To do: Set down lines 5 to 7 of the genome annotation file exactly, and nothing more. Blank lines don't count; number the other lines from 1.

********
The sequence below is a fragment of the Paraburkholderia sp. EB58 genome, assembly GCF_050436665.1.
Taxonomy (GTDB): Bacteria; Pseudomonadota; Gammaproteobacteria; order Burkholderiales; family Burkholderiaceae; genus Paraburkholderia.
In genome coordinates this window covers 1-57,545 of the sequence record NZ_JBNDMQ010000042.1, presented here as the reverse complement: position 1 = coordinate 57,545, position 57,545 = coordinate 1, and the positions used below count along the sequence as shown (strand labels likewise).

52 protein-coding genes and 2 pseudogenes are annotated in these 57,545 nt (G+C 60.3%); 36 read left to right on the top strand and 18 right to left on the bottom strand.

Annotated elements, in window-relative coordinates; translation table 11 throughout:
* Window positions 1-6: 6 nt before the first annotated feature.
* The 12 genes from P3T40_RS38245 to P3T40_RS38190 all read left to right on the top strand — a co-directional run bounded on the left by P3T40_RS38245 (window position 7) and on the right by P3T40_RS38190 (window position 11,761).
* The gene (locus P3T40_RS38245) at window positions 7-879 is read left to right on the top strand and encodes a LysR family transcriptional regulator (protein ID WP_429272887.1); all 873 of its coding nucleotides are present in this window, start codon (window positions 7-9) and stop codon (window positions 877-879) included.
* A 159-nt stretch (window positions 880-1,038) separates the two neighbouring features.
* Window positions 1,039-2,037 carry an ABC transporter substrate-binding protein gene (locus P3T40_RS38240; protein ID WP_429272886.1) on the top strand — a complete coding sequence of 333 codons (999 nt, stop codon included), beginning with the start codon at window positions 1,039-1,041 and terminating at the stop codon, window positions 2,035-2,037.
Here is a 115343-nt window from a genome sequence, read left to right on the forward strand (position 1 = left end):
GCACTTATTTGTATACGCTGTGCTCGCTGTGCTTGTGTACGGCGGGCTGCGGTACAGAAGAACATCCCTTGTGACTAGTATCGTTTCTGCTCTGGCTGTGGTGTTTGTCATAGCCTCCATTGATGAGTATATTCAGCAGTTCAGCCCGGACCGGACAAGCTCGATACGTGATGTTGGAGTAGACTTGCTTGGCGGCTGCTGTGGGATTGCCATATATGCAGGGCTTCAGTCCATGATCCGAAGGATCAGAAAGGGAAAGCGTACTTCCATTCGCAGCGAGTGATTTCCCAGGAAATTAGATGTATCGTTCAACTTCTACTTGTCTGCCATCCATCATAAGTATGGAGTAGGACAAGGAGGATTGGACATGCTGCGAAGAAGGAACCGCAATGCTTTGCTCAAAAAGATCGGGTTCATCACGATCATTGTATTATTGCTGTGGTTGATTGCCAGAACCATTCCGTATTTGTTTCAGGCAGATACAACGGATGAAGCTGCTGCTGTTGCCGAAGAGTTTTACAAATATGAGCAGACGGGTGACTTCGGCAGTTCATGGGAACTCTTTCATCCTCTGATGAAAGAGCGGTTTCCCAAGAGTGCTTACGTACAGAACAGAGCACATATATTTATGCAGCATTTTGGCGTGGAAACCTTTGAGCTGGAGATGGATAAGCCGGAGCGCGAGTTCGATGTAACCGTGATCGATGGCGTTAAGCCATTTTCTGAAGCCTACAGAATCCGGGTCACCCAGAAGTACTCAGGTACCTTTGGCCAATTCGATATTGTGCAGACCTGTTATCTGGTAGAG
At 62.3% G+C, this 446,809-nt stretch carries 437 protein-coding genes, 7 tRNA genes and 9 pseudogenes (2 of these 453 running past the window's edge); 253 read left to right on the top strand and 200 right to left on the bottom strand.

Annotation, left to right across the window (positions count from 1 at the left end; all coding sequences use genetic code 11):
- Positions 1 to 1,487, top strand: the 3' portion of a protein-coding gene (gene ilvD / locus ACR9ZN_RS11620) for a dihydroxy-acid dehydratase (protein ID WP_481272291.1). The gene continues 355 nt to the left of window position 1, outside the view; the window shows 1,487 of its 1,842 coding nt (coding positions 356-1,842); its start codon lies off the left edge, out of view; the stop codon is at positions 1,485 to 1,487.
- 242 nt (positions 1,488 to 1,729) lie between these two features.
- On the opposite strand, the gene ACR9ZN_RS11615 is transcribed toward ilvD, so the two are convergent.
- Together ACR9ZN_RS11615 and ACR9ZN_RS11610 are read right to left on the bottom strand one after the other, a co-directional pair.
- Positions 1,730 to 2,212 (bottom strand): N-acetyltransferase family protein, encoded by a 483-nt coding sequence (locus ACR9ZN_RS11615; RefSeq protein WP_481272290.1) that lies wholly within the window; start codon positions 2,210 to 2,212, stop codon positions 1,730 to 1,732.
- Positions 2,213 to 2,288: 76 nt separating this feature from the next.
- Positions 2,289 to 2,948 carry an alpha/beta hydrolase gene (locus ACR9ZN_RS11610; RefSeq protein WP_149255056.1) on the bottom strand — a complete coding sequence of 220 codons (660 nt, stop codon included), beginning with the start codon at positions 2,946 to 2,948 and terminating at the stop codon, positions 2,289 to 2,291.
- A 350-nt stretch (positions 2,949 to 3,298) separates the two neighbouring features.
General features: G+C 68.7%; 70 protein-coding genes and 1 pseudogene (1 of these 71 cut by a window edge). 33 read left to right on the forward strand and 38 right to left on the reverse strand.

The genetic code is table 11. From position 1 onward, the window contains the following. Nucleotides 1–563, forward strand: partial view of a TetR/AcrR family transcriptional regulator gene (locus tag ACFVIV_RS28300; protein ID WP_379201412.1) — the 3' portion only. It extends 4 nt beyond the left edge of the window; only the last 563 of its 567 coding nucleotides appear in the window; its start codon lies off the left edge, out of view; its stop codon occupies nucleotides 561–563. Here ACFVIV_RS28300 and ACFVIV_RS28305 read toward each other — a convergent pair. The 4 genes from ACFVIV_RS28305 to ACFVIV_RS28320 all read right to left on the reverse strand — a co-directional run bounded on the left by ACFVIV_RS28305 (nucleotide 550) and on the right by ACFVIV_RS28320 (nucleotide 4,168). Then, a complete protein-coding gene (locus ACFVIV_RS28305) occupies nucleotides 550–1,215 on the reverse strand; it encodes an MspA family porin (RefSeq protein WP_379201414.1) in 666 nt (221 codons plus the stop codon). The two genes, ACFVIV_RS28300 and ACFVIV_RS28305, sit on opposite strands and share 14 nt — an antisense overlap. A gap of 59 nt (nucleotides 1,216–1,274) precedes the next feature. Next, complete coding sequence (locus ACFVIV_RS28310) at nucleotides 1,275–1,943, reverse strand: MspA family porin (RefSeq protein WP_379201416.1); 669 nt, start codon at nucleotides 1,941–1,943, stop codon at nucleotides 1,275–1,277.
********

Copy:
Annotated elements, in window-relative coordinates; translation table 11 throughout:
* Window positions 1-6: 6 nt before the first annotated feature.
* The 12 genes from P3T40_RS38245 to P3T40_RS38190 all read left to right on the top strand — a co-directional run bounded on the left by P3T40_RS38245 (window position 7) and on the right by P3T40_RS38190 (window position 11,761).